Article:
More Paleo Korean-inspired dishes
- Whole30 Salmon with gochujang glaze
- Mung bean sprouts recipe
- Korean bulgogi bowl
- Beef sushi rolls
- Chicken Japchae
- Paleo Gochujang
- Kalbi short ribs
- More Paleo Korean-inspired recipes
Kimchi Chicken Stir-Fry With Zucchini Noodles (paleo/whole30/keto)
For the chicken
- 2.5 to 3 cup kimchi, see notes
- 2 medium zucchini, spiralized
- 0.25 oz garlic, finely chopped, about 2 large cloves
- 2 bulbs scallions, chopped and separate white and green parts
- 3 tbsp avocado oil
- 1 tbsp coconut aminos, optional & only if you want it more salty
- Drizzle Toasted sesame oil, optional
- Sprinkle Toasted sesame seeds, optional
- Thin slice chicken breasts to about ¼ to ⅛ inch thin. Season them with ingredients from coconut aminos to olive oil. Mix well and set aside in the fridge while preparing others.
- Press the kimchi, with a little pressure and using the back of a spoon, to drain through a sieve with a bowl under to catch the kimchi juice.
- Prepare the zucchini noodles, if using. Chop the garlic and scallions.
- In a well-heated large stainless steel skillet or cast iron or wok, add 1.5 tbsp cooking fat. Sear the chicken breasts in one even layer over medium-high heat without disturbing until they are in golden brown color, about 2 minutes, then use a spatula with a firm tip to flip. Cook the flip side about 1 minute. The chicken should be almost cooked through before setting them aside along with the pan juice and oil in the skillet.
- Use the same skillet and add 1.5 tbsp cooking fat, saute garlic and white scallion parts over medium heat until fragrant. Season with a pinch of salt and stir fry frequently to prevent them from burning ,about 8-10 seconds.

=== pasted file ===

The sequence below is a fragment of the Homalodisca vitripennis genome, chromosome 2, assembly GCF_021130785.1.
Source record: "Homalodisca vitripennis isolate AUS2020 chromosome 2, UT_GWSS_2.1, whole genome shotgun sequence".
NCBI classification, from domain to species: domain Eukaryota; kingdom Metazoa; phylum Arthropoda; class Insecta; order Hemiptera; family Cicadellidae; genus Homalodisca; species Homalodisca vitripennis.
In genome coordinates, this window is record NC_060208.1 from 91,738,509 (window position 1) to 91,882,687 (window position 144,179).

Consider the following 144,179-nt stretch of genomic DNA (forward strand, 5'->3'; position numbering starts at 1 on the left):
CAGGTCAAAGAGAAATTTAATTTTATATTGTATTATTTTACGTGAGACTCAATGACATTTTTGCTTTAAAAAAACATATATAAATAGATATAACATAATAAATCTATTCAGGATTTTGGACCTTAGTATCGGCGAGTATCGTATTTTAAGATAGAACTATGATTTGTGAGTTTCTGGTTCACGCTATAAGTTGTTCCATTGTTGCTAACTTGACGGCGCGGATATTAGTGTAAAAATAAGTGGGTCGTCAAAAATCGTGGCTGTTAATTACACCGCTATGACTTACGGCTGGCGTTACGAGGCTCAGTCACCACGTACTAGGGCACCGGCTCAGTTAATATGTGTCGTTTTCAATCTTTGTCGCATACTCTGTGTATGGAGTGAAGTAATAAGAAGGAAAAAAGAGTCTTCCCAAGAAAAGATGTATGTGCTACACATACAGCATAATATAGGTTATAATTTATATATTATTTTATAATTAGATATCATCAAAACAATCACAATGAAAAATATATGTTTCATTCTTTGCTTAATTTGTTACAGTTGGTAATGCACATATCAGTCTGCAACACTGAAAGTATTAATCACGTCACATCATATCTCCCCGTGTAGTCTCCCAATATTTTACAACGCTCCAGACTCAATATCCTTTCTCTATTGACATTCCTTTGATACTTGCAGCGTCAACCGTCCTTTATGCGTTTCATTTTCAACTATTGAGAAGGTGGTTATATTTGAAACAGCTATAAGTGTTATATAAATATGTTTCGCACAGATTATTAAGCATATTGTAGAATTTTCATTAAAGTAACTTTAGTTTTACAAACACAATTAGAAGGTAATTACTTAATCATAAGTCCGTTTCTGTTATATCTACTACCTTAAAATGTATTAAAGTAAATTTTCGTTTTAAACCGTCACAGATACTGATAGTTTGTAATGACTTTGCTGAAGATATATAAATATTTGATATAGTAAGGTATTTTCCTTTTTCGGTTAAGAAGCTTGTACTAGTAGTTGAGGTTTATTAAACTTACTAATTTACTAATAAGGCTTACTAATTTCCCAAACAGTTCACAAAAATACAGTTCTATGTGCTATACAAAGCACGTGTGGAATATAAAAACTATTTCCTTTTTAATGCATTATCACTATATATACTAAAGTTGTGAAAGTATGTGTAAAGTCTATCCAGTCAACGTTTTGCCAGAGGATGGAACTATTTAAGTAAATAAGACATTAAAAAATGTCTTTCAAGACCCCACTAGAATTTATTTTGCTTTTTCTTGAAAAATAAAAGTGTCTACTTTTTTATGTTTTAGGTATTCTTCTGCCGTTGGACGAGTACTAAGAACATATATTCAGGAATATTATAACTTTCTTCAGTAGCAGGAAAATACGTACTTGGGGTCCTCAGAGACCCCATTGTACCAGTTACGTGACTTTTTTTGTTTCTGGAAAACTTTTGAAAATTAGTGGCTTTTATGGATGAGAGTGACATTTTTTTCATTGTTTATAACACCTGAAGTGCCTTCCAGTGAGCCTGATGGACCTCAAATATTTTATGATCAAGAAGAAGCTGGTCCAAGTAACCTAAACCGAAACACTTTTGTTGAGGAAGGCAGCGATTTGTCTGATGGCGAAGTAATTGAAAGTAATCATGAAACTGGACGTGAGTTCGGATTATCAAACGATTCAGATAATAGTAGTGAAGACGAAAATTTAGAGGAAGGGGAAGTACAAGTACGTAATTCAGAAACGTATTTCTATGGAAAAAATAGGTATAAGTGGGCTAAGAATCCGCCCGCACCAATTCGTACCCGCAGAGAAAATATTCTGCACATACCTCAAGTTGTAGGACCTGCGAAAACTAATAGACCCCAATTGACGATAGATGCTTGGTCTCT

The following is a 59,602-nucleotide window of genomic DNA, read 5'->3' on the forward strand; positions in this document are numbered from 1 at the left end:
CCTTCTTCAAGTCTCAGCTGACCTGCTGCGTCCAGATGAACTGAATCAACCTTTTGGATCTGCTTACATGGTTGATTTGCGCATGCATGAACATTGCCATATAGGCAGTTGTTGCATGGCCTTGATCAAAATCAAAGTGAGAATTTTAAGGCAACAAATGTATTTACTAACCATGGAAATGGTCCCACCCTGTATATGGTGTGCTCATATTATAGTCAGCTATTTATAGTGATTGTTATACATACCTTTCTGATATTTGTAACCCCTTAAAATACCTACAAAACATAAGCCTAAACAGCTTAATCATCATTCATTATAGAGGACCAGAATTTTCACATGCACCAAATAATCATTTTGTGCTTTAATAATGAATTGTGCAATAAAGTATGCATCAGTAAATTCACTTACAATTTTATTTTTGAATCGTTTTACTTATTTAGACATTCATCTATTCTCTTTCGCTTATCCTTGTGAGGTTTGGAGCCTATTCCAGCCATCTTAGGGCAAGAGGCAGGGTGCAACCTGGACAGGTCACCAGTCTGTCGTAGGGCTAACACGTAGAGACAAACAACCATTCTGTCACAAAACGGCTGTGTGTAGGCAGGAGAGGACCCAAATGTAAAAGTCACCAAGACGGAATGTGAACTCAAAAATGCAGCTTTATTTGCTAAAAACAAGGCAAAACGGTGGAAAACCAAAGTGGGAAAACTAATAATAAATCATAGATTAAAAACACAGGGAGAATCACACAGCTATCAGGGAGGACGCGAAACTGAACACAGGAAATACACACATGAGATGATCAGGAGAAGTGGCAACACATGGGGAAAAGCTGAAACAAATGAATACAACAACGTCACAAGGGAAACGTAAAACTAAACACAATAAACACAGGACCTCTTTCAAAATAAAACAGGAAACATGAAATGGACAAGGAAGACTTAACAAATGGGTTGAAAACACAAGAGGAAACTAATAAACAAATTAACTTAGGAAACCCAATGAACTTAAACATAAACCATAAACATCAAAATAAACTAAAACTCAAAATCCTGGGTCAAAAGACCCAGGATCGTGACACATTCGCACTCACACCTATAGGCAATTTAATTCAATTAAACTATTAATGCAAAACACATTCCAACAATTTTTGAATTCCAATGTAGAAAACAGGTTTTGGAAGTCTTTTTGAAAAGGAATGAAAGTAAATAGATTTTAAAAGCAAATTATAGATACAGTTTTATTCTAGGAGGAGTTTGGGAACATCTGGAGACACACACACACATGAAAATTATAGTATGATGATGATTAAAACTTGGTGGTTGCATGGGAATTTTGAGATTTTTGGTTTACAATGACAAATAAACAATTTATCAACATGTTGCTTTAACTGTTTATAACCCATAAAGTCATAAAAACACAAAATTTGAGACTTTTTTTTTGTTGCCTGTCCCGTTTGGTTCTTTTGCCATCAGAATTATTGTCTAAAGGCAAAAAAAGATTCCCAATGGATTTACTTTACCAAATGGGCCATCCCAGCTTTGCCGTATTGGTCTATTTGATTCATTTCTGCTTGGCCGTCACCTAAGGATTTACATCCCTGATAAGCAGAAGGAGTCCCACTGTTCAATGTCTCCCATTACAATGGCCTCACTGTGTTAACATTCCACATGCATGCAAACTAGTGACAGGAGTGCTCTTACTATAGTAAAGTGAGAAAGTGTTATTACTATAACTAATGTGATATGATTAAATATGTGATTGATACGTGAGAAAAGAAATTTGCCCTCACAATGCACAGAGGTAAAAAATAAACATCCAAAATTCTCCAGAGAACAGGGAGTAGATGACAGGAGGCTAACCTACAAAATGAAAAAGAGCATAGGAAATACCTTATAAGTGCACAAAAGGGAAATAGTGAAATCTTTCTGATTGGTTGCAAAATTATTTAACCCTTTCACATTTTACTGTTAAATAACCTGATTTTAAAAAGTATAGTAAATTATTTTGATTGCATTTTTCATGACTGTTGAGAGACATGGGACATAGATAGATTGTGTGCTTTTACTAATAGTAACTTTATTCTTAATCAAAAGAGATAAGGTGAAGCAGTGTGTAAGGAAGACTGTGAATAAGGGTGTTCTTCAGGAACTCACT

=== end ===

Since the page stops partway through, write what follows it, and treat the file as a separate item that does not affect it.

- Turn the heat up to medium-high. Add the drained kimchi, saute for 1 minute. Add zoodles, if using, and toss for 30 seconds.
- Return chicken to the skillet and add 4-5 tbsp kimchi juice. Toss for 30 second. Taste test and see if you want to add the coconut aminos.
- Off heat. Garnish with green scallion parts and sesame seeds, if using. Drizzle with sesame oil. Serve warm.
- If desired to make a thicker sauce, after all the ingredients are cooked, scope out the kimchi, chicken, and zoodles and reduce the sauce to make it thicker by turning up the heat for a few minutes then pour it over the dish.
- My favorite store-bought kimchi is found in local H-mart. A brand called TOBAGI with gluten-free mat (i.e. cut) napa cabbage kimchi.
- My homemade Paleo/Whole30/Keto Kimchi is also great, too! If you are doing Whole30, use my homemade version. Most store-bought version that tastes authentic usually contains some small amount of sugar.